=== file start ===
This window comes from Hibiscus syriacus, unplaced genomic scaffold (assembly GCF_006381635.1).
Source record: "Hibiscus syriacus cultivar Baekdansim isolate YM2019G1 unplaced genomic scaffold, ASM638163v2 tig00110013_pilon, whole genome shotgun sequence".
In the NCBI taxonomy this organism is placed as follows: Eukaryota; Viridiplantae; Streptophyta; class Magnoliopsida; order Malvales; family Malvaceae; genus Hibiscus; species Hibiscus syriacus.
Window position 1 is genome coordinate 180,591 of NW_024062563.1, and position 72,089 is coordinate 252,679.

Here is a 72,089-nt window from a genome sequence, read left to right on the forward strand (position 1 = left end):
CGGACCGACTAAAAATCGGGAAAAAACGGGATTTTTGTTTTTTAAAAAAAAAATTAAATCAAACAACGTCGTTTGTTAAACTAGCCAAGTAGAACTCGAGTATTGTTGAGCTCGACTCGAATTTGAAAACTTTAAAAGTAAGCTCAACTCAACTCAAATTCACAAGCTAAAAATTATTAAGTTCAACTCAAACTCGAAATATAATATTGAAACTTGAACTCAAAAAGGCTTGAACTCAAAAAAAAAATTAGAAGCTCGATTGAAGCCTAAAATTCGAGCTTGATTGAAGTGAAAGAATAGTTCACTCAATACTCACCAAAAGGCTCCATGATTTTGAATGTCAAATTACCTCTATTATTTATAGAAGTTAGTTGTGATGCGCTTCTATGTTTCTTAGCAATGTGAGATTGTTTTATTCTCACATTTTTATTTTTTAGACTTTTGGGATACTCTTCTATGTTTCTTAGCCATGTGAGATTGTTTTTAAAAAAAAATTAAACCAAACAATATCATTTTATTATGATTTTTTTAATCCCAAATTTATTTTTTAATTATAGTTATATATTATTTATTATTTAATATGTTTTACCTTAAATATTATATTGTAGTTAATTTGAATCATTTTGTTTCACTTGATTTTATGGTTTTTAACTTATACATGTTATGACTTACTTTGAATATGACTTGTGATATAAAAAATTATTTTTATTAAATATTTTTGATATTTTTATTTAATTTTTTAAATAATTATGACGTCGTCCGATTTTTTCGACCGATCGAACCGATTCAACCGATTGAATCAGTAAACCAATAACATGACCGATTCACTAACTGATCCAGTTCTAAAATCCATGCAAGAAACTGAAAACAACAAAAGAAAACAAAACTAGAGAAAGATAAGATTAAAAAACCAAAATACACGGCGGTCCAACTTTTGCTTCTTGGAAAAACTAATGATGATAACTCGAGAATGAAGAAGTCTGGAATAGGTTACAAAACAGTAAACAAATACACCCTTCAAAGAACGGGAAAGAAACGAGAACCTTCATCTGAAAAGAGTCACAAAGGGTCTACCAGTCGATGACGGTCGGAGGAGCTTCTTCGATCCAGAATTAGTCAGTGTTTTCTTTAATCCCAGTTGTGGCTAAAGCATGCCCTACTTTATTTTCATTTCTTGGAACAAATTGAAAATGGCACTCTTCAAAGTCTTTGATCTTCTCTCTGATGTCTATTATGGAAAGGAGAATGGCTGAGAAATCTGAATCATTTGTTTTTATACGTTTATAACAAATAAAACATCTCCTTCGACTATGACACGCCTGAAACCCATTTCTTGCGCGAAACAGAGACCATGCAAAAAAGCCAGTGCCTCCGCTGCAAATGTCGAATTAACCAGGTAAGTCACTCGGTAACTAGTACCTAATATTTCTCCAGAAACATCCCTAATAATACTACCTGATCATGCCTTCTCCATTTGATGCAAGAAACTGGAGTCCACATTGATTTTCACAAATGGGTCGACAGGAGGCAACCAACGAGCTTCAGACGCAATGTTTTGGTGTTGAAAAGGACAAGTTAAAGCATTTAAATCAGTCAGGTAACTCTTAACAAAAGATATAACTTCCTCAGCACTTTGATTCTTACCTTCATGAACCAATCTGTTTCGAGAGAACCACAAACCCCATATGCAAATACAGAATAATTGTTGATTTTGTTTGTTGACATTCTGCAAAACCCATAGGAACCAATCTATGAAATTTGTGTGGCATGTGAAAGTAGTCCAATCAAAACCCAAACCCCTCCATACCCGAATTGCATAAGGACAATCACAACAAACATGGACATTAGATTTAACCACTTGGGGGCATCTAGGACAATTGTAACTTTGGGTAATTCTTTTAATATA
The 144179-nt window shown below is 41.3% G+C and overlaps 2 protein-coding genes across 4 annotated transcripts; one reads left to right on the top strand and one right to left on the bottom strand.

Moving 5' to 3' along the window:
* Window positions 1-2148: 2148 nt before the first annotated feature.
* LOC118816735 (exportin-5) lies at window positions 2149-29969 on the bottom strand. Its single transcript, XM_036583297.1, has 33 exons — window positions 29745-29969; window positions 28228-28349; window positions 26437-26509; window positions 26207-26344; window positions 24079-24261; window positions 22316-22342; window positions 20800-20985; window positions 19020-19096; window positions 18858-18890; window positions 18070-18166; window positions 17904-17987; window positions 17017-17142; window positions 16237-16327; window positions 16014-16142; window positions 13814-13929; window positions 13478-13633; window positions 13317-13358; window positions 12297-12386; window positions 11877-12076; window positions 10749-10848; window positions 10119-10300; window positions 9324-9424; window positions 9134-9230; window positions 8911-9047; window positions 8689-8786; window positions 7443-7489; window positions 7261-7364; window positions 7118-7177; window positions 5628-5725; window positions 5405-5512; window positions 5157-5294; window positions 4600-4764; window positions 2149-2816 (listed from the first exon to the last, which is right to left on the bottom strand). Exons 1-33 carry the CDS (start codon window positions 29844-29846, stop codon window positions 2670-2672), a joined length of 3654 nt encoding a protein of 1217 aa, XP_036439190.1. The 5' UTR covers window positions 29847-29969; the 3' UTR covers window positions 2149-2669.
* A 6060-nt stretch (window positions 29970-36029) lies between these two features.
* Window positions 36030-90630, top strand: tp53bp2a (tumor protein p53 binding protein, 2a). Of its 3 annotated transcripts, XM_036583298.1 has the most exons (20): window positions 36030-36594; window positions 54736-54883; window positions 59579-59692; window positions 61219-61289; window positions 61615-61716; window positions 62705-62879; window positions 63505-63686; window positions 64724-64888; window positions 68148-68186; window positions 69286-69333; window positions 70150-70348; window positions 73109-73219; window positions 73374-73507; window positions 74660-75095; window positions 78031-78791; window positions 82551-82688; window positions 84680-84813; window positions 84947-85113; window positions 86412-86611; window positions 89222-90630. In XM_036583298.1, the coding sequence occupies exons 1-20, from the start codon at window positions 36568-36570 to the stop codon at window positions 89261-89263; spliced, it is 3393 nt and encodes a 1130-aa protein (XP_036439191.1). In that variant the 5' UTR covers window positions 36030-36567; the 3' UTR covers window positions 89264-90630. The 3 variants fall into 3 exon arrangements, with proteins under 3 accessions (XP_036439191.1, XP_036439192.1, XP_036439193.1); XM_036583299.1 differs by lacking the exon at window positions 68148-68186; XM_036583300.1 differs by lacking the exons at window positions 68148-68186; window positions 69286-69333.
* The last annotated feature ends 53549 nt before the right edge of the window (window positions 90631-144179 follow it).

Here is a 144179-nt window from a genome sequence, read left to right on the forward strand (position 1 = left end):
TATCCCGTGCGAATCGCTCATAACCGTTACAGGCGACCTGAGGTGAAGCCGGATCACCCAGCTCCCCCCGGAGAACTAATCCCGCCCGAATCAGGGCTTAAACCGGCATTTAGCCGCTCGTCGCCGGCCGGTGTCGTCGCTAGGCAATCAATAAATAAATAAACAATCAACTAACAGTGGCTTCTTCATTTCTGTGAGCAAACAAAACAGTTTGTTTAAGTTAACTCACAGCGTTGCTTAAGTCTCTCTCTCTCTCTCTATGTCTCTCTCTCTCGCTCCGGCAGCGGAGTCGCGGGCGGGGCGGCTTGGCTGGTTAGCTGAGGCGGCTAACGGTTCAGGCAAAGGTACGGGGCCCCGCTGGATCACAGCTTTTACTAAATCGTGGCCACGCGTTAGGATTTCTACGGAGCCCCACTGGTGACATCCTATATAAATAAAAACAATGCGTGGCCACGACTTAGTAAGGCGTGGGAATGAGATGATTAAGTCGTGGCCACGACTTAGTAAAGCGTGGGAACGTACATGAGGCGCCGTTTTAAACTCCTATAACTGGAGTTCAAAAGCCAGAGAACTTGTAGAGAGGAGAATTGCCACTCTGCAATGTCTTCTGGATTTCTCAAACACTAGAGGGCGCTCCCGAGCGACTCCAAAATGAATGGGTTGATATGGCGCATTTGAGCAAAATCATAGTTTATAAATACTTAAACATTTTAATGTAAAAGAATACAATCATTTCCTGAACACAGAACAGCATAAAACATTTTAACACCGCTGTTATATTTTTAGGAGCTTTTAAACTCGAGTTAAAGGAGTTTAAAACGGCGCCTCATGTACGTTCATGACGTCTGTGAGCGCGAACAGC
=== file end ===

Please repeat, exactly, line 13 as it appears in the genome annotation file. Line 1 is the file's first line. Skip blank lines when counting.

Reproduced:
* The last annotated feature ends 53549 nt before the right edge of the window (window positions 90631-144179 follow it).